Thursday 19 April 2018

JP Morgan gave $1.8m contract to Chinese ex-premier's daughter – report

Chinese Premier Wen Jiabao. Photo: Reuters
Chinese Premier Wen Jiabao. Photo: Reuters

JP Morgan paid $1.8m over two years to a small consulting firm run by the daughter of former Chinese premier Wen Jiabao, according to a New York Times report, a relationship that is part of a wider US probe into the Wall Street bank's hiring practices in the region.

Citing documents, public filings and interviews, the newspaper said JP Morgan had a $75,000-a-month contract with a consultancy run by Lily Chang, which appeared to have only one other employee. The paper said Chang is the alias of Wen Ruchun, the only daughter of Wen Jiabao, who as premier had oversight of financial institutions at the time of the contract.

US authorities are investigating JP Morgan's hiring practices in China as part of a wider bribery probe into whether the bank traded contracts and jobs in order to win business. Investment banks globally have a long history of hiring people with key connections who can help win advisory roles on important and lucrative deals.

The practice was widespread in China from the early-2000s, when investment banks engaged in so-called 'elephant hunting' – chasing mandates to manage the multibillion dollar stock offerings of the country's big state-owned enterprises.

The distinction between hiring a relative of a foreign official who may be well connected, and employing such a person with the express hope of winning specific business, is key to proving violations of the US Foreign Corrupt Practices Act. The US Securities and Exchange Commission's anti-bribery unit is leading the JP Morgan probe, a person familiar with the matter previously told Reuters.

On 7 August, JP Morgan disclosed in a regulatory filing that it had a request from US regulators regarding employees in Hong Kong, but did not elaborate. The New York Times followed with a report detailing the nature of the probe, later confirmed by Reuters.

In its August report, the New York Times said two of JP Morgan's hires under investigation were of the son of the head of a Chinese state-run financial conglomerate, and the daughter of a former railway official.

Citing people with knowledge of the matter, Bloomberg News reported in late-August that JP Morgan had an internal spreadsheet that linked appointments to specific deals pursued by the bank. It said JP Morgan, in response to the SEC probe, started an internal investigation in Hong Kong, which was later expanded across Asia, covering interns as well as full-time staff.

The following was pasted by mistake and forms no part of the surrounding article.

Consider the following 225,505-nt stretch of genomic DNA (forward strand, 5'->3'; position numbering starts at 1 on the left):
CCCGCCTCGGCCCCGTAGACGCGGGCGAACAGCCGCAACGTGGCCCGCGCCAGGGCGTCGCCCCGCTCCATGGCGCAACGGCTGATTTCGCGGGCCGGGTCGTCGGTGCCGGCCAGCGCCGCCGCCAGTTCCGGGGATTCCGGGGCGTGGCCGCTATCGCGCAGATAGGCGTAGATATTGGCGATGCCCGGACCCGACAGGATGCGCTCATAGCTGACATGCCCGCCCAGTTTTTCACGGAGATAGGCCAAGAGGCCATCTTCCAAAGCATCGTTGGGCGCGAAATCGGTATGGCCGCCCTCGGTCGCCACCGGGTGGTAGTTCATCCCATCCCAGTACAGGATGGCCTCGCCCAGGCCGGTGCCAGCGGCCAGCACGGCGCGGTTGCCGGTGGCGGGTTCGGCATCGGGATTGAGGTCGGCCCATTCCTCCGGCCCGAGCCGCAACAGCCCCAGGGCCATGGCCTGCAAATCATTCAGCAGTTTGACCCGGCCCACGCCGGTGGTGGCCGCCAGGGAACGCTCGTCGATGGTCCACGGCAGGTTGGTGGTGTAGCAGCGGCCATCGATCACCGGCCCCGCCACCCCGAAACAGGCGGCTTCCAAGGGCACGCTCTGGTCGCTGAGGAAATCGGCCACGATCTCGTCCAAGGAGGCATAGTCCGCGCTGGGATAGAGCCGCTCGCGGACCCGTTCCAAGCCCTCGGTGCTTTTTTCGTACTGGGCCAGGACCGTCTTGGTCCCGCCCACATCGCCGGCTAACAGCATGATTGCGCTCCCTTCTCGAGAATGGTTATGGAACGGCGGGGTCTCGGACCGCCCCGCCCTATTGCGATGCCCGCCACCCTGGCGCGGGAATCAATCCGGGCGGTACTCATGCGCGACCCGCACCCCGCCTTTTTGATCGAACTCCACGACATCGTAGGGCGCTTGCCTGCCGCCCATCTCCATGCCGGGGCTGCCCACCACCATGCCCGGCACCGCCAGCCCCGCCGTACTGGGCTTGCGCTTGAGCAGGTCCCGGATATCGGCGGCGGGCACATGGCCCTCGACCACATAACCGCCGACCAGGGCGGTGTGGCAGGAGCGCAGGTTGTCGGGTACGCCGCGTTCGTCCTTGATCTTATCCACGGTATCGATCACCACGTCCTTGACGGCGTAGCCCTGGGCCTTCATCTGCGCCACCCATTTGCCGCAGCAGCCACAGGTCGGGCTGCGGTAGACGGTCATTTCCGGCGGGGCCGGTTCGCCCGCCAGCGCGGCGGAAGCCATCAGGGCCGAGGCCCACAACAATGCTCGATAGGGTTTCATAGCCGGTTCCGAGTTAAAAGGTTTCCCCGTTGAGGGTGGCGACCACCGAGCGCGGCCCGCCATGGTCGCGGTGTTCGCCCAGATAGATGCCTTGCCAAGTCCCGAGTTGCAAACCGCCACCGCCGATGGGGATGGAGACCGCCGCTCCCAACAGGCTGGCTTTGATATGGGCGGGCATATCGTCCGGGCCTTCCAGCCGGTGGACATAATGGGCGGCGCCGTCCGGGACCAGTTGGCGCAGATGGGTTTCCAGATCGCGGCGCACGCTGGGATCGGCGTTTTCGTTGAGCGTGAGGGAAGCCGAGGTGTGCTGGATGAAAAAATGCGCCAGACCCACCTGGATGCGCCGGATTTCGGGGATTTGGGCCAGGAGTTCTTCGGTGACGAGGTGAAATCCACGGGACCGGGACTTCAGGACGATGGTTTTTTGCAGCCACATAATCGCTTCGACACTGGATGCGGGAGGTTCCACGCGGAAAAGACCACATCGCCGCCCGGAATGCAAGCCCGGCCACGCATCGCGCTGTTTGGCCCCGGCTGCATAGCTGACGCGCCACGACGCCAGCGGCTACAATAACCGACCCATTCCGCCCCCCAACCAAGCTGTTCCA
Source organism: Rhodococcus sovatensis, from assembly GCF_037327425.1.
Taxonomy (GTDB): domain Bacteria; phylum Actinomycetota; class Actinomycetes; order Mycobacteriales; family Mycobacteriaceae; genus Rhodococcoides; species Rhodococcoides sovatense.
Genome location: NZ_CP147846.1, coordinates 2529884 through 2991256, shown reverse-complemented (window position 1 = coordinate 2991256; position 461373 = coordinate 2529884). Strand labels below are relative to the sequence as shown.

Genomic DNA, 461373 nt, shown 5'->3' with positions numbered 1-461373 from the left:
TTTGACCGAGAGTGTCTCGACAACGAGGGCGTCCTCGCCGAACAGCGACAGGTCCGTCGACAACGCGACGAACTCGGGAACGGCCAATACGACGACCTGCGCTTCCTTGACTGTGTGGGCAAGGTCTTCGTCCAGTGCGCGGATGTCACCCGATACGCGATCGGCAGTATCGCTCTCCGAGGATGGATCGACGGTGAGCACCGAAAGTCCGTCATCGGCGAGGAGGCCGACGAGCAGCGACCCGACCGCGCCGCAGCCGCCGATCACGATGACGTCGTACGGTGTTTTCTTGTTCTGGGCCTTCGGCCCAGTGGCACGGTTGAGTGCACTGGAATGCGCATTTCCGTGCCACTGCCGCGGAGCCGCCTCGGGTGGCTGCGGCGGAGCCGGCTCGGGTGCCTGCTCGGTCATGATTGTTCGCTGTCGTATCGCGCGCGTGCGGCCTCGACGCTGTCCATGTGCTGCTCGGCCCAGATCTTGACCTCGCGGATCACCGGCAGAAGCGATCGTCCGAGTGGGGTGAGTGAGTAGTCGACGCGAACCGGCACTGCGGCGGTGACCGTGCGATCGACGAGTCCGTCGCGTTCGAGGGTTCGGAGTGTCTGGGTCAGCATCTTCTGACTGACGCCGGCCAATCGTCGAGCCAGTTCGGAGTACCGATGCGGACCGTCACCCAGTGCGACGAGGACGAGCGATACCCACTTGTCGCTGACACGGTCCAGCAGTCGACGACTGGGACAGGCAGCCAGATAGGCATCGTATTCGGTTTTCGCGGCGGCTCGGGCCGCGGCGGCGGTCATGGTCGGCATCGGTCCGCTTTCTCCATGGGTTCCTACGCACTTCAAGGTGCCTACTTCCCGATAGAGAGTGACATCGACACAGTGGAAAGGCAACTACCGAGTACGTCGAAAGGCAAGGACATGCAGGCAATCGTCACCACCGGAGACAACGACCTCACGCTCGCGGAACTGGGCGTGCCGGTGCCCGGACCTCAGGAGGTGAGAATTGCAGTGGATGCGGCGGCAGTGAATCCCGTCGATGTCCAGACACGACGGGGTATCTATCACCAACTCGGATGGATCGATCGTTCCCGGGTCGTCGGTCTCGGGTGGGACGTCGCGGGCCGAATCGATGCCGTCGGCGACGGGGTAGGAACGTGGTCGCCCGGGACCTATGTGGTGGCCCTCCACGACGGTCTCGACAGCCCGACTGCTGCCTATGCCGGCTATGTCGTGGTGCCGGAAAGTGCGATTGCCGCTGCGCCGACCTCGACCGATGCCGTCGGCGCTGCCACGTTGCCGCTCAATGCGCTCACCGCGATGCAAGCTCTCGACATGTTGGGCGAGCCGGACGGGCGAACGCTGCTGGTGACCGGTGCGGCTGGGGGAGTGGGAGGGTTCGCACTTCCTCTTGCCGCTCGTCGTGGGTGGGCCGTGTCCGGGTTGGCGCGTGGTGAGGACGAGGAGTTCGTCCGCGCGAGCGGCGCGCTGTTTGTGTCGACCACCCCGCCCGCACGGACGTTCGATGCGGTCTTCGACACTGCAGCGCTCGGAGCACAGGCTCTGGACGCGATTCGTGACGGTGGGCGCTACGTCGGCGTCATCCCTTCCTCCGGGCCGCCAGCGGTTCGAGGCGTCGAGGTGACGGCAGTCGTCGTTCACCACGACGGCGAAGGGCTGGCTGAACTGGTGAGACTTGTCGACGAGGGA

In the New York Times report on Thursday, the paper said Wen Ruchun's firm, Fullmark Consultants, was paid a total of $1.8m by JP Morgan in 2006-08.

A spokeswoman for JP Morgan in Hong Kong said the bank was "co-operating fully with regulators". She declined to comment further and referred to the bank's 1 November quarterly filing in which it gave further information about the probe, disclosing that, in addition to the SEC, the US Department of Justice and agencies from other jurisdictions were investigating hiring practices in Hong Kong.

Reuters could not immediately reach Wen Ruchun for comment.

A visit to the Beijing office cited by the New York Times as Fullmark's headquarters revealed no company of that name, suggesting the business has either closed or moved.

JP Morgan at one point hired Tang Xiaoning, the son of Tang Shuangning, chairman of state-controlled financial conglomerate China Everbright Group, and a former banking regulator, the New York Times reported in August.

After the younger Tang joined JP Morgan, the bank won several important assignments from Everbright, including advising a subsidiary on a stock offering, the newspaper reported.

The SEC is also probing JP Morgan's hiring of Zhang Xixi, the daughter of a now-disgraced Chinese railway official. The bank went on to help advise the official's company, which builds railways for the government, on its plans to go public, the New York Times reported in its August article.

According to the newspaper's latest article, there is no indication from documents seen by the New York Times that Wen brokered any deals or investments between JP Morgan and companies affiliated with her family.

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